Fire­brand Malema fights for land rev­o­lu­tion in S Africa

Muscat Daily - - OPINION - Michelle Gumede

The leader of South Africa’s rad­i­cal op­po­si­tion EFF party has vowed that his sup­port­ers will in­creas­ingly seize un­oc­cu­pied land to put pres­sure on the gov­ern­ment to re­dis­tribute land to black peo­ple.

Julius Malema, head of the anti-cap­i­tal­ist Eco­nomic Free­dom Fight­ers party, warned that poor, young South Africans felt aban­doned by the coun­try’s post-apartheid pol­i­tics since the end of white-mi­nor­ity rule in 1994.

Land re­form has be­come the coun­try’s fiercest bat­tle­ground ahead of elec­tions next year, when Pres­i­dent Cyril Ramaphosa will try to re­vive fad­ing sup­port for the rul­ing ANC party.

“It’s a com­pletely new gen­er­a­tion run­ning out of pa­tience,” Malema told AFP in an in­ter­view at the down­town Jo­han­nes­burg head­quar­ters of the EFF, which he founded in 2013 af­ter be­ing ejected from the ANC.

“The EFF came at the right time be­cause it was able to amass all this en­ergy into a party to ag­i­tate for eco­nomic strug­gle,” he said.

The EFF won just over eight per­cent in the 2016 lo­cal elec­tions, and hopes to make a ma­jor break­through in the 2019 gen­eral elec­tion by tap­ping into frus­tra­tion among mil­lions of young and poor South Africans.

“The EFF said to our peo­ple - the most prac­ti­cal way to get the land is to oc­cupy the un­oc­cu­pied land to put pres­sure on the state, and it has worked,” Malema said.

“Now the state and the own­ers of the land are be­gin­ning to say ‘maybe we should do some­thing’.”

Un­em­ploy­ment na­tion­wide is about 28 per cent, with youth un­em­ploy­ment top­ping 50 per cent in some ar­eas.

Malema (37) is renowned for his fiery speeches and at­tacks on whites as he builds a growing sup­port base among South Africa’s poor.

But his party’s flag­ship stance of de­mand­ing rad­i­cal land re­form has been over­shad­owed by Ramaphosa’s re­cent an­nounce­ment that the con­sti­tu­tion would be changed to ex­plic­itly al­low for the ex­pro­pri­a­tion of land with­out com­pen­sa­tion.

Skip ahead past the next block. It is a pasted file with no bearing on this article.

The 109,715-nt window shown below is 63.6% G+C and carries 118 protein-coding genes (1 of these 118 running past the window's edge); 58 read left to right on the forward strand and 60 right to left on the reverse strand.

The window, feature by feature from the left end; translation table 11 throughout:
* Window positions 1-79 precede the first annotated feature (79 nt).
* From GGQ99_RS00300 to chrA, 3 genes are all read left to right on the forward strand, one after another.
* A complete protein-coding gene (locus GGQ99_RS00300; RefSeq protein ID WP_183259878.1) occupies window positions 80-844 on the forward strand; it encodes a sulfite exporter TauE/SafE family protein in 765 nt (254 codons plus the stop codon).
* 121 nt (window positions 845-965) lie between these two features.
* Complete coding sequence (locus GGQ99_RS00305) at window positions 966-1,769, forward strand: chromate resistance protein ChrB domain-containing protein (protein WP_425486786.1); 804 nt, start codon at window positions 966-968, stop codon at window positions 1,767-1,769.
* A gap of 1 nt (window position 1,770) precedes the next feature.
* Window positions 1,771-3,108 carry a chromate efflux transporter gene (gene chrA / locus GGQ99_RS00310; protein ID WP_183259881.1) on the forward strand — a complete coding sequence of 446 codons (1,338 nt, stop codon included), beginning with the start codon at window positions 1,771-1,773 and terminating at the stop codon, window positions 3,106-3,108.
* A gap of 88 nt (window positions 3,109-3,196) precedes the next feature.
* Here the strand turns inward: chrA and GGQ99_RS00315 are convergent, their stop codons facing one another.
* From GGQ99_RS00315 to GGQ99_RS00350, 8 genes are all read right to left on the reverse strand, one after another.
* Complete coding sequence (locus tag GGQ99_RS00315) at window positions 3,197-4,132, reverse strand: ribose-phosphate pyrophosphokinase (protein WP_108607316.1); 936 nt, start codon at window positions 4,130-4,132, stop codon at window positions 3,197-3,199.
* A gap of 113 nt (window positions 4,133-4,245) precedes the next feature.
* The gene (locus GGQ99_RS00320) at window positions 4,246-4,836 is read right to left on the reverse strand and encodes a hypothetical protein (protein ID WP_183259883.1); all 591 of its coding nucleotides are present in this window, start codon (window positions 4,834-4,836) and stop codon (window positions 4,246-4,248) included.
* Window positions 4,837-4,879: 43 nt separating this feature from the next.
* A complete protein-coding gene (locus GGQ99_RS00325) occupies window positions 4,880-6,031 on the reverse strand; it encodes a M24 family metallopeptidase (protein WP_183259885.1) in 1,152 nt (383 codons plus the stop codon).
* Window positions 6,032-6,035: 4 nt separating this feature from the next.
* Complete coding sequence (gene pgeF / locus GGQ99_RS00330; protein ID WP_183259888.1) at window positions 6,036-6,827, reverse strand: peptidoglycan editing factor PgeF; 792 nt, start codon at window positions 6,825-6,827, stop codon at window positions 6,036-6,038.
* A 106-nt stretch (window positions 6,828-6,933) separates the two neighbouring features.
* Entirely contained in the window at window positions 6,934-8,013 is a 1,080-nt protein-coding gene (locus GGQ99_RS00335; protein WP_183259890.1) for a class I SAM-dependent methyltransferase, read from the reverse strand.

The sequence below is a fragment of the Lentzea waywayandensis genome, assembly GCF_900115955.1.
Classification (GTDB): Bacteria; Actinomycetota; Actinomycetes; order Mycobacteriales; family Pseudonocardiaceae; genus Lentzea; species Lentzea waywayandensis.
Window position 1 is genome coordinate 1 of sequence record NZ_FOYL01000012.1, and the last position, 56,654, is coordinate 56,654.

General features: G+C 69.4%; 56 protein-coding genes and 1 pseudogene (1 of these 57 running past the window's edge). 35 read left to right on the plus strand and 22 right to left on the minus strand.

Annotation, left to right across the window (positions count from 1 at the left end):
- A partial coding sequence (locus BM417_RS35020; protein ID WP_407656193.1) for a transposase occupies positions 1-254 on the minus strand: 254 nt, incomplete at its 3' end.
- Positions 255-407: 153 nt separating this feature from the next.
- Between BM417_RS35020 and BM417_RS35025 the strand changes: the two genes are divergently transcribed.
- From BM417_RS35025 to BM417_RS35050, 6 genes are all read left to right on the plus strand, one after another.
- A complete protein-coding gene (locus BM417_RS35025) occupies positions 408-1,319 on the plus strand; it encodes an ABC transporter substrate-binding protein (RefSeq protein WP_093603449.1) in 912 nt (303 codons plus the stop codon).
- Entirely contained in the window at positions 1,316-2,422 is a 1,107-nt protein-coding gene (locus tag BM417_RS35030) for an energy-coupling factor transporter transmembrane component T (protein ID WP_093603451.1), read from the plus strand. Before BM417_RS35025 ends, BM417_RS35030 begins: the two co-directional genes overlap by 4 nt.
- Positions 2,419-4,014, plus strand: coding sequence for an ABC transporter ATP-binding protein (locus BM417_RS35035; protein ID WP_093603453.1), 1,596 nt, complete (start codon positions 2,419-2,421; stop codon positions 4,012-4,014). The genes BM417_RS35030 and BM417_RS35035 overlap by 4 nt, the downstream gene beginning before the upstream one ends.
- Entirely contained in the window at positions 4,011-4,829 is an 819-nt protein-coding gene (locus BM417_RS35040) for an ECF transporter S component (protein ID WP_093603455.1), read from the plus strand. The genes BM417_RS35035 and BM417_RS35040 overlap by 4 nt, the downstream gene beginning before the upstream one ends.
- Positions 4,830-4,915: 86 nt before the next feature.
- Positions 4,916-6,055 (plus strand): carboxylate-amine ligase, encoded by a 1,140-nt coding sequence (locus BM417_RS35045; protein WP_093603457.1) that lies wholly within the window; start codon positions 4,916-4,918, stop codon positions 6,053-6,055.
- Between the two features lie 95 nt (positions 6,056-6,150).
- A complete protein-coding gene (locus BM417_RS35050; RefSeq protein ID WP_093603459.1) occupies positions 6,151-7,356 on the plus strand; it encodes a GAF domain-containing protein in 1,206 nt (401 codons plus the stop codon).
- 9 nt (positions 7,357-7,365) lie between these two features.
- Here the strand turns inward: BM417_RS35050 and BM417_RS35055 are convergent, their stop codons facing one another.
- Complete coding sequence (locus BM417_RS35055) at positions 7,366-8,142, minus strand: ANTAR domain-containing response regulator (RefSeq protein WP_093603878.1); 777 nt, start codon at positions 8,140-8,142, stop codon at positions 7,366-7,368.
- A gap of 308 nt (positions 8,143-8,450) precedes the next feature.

Shar­ing the land?

The gov­ern­ment’s pol­icy spooked for­eign in­vestors - and threat­ened to steal the EFF’s thun­der.

“Cyril says this to­day and says some­thing else to­mor­row, de­pend­ing on where he is speak­ing,” Malema said, de­scrib­ing Ramaphosa’s new land re­dis­tri­bu­tion pol­icy as ‘fake’.

“We say the same thing all the time, and they keep on chang­ing.”

“The EFF is the only rel­e­vant party in South Africa to­day - we are the most in­flu­en­tial po­lit­i­cal party through ideas.”

Ac­cord­ing to Ramaphosa, whites make up eight per cent of the South African pop­u­la­tion and pos­sess 72 per cent of farms, while blacks are 80 per cent of the pop­u­la­tion but have only four per­cent of farms.

Malema said he had led land seizures near his home in the north­east­ern city of Polok­wane, with more than 3,000 fam­i­lies set­tled on unused land whose owner lives in Canada.

“He came back and wanted to start ne­go­ti­at­ing,” Malema said, pre­dict­ing land seizures in South Africa would not be vi­o­lent - un- like in neigh­bour­ing Zim­babwe where bru­tal farm invasions wrecked the econ­omy un­der Robert Mu­gabe.

“There won’t be vi­o­lence. I think (white farm­ers) want to give up land as both black and white are talk­ing to each other about how we can re­solve the land is­sue.”

“We are go­ing to share the land, but it must first be owned by the state and re­al­lo­cated back to all of us - black and white.”

Such in­clu­sive talk may do lit­tle to calm fears among po­ten­tial in­vestors and wealthy South Africans over Malema’s am­bi­tions, and he still rel­ishes tak­ing a dig at the priv­i­leged lives that many white cit­i­zens en­joy.

He sug­gested white peo­ple could not emi­grate to Europe as they can not af­ford do­mes­tic staff abroad. “In 1994, peo­ple thought white peo­ple were go­ing to leave South Africa. They are still here. Where will they go?” he said.

(AFP)

South African Eco­nomic Free­dom Fight­ers op­po­si­tion party leader Julius Malema

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